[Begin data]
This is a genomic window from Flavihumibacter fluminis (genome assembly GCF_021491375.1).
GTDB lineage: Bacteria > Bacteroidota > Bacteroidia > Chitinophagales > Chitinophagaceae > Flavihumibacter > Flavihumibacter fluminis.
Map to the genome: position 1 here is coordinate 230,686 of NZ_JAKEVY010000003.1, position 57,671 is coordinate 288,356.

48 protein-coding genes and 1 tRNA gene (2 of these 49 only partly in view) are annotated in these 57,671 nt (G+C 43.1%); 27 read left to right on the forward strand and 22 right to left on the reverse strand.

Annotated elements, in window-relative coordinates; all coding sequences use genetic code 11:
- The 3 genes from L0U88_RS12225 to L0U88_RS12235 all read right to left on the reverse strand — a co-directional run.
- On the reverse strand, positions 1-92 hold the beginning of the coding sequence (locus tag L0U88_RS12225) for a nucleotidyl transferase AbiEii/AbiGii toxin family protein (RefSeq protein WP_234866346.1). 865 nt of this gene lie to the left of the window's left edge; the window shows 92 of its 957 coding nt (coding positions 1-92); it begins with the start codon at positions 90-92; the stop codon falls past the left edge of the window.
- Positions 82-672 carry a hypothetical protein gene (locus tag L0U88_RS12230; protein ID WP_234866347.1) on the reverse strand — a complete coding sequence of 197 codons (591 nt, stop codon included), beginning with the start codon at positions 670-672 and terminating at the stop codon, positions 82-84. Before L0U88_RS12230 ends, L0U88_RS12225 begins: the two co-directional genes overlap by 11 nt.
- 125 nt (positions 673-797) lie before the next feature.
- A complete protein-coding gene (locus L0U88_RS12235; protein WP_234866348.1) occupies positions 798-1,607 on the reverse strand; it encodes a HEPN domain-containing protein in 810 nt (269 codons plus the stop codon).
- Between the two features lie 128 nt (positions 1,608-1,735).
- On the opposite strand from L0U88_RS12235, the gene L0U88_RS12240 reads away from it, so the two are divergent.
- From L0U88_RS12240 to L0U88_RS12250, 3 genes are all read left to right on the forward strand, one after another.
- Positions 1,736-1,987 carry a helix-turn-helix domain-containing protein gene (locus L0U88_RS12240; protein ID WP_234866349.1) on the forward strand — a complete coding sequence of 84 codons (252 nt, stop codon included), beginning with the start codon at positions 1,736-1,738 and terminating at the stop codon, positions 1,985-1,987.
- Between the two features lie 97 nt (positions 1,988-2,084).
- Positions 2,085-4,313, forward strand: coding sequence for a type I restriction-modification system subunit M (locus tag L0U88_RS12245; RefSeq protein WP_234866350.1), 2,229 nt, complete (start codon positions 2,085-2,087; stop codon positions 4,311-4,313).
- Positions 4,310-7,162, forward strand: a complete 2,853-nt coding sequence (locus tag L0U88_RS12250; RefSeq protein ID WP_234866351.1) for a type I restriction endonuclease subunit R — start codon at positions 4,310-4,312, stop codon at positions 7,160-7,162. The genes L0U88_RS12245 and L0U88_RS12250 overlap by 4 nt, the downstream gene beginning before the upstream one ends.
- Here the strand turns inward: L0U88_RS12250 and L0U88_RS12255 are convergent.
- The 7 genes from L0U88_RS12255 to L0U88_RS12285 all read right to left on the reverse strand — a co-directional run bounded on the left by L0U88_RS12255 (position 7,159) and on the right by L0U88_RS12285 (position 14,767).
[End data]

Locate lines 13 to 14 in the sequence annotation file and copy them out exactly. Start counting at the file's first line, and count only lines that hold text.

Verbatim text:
- From L0U88_RS12240 to L0U88_RS12250, 3 genes are all read left to right on the forward strand, one after another.
- Positions 1,736-1,987 carry a helix-turn-helix domain-containing protein gene (locus L0U88_RS12240; protein ID WP_234866349.1) on the forward strand — a complete coding sequence of 84 codons (252 nt, stop codon included), beginning with the start codon at positions 1,736-1,738 and terminating at the stop codon, positions 1,985-1,987.